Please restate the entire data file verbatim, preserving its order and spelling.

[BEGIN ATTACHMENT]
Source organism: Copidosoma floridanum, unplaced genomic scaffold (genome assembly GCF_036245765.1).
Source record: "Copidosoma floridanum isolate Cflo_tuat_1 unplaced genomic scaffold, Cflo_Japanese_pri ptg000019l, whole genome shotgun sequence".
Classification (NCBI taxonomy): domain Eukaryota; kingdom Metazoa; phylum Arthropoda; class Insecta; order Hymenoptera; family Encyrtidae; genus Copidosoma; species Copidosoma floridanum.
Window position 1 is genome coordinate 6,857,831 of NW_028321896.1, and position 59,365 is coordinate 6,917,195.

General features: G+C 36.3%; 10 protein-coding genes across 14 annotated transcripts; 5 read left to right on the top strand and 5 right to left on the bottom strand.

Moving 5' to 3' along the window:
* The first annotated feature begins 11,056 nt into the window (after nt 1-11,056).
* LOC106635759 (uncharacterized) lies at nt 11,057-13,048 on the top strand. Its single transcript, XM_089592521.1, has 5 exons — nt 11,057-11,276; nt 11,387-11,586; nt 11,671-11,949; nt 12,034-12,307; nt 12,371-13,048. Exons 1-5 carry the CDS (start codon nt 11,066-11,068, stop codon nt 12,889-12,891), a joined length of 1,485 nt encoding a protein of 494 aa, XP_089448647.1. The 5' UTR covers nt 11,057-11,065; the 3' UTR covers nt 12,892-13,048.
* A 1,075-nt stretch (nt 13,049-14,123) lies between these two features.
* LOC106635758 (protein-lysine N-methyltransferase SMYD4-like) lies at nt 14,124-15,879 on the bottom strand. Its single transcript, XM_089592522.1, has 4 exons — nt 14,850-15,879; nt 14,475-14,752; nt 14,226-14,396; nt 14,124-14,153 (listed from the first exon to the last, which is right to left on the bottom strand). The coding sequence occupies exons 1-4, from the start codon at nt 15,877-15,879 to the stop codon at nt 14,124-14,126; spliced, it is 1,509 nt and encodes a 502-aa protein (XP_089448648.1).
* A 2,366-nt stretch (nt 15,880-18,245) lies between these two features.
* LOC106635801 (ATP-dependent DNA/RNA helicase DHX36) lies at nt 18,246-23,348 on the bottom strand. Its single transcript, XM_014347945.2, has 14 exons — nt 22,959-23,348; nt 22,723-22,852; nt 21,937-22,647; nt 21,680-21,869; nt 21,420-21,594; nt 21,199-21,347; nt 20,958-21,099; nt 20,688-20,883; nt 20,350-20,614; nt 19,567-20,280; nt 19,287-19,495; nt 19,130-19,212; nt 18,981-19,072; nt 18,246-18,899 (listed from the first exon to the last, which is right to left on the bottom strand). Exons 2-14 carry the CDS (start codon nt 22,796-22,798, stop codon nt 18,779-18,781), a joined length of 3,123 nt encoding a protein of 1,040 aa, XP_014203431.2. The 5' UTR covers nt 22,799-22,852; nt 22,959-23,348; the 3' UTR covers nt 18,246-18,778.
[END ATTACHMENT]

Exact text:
Source organism: Copidosoma floridanum, unplaced genomic scaffold (genome assembly GCF_036245765.1).
Source record: "Copidosoma floridanum isolate Cflo_tuat_1 unplaced genomic scaffold, Cflo_Japanese_pri ptg000019l, whole genome shotgun sequence".
Classification (NCBI taxonomy): domain Eukaryota; kingdom Metazoa; phylum Arthropoda; class Insecta; order Hymenoptera; family Encyrtidae; genus Copidosoma; species Copidosoma floridanum.
Window position 1 is genome coordinate 6,857,831 of NW_028321896.1, and position 59,365 is coordinate 6,917,195.

General features: G+C 36.3%; 10 protein-coding genes across 14 annotated transcripts; 5 read left to right on the top strand and 5 right to left on the bottom strand.

Moving 5' to 3' along the window:
* The first annotated feature begins 11,056 nt into the window (after nt 1-11,056).
* LOC106635759 (uncharacterized) lies at nt 11,057-13,048 on the top strand. Its single transcript, XM_089592521.1, has 5 exons — nt 11,057-11,276; nt 11,387-11,586; nt 11,671-11,949; nt 12,034-12,307; nt 12,371-13,048. Exons 1-5 carry the CDS (start codon nt 11,066-11,068, stop codon nt 12,889-12,891), a joined length of 1,485 nt encoding a protein of 494 aa, XP_089448647.1. The 5' UTR covers nt 11,057-11,065; the 3' UTR covers nt 12,892-13,048.
* A 1,075-nt stretch (nt 13,049-14,123) lies between these two features.
* LOC106635758 (protein-lysine N-methyltransferase SMYD4-like) lies at nt 14,124-15,879 on the bottom strand. Its single transcript, XM_089592522.1, has 4 exons — nt 14,850-15,879; nt 14,475-14,752; nt 14,226-14,396; nt 14,124-14,153 (listed from the first exon to the last, which is right to left on the bottom strand). The coding sequence occupies exons 1-4, from the start codon at nt 15,877-15,879 to the stop codon at nt 14,124-14,126; spliced, it is 1,509 nt and encodes a 502-aa protein (XP_089448648.1).
* A 2,366-nt stretch (nt 15,880-18,245) lies between these two features.
* LOC106635801 (ATP-dependent DNA/RNA helicase DHX36) lies at nt 18,246-23,348 on the bottom strand. Its single transcript, XM_014347945.2, has 14 exons — nt 22,959-23,348; nt 22,723-22,852; nt 21,937-22,647; nt 21,680-21,869; nt 21,420-21,594; nt 21,199-21,347; nt 20,958-21,099; nt 20,688-20,883; nt 20,350-20,614; nt 19,567-20,280; nt 19,287-19,495; nt 19,130-19,212; nt 18,981-19,072; nt 18,246-18,899 (listed from the first exon to the last, which is right to left on the bottom strand). Exons 2-14 carry the CDS (start codon nt 22,796-22,798, stop codon nt 18,779-18,781), a joined length of 3,123 nt encoding a protein of 1,040 aa, XP_014203431.2. The 5' UTR covers nt 22,799-22,852; nt 22,959-23,348; the 3' UTR covers nt 18,246-18,778.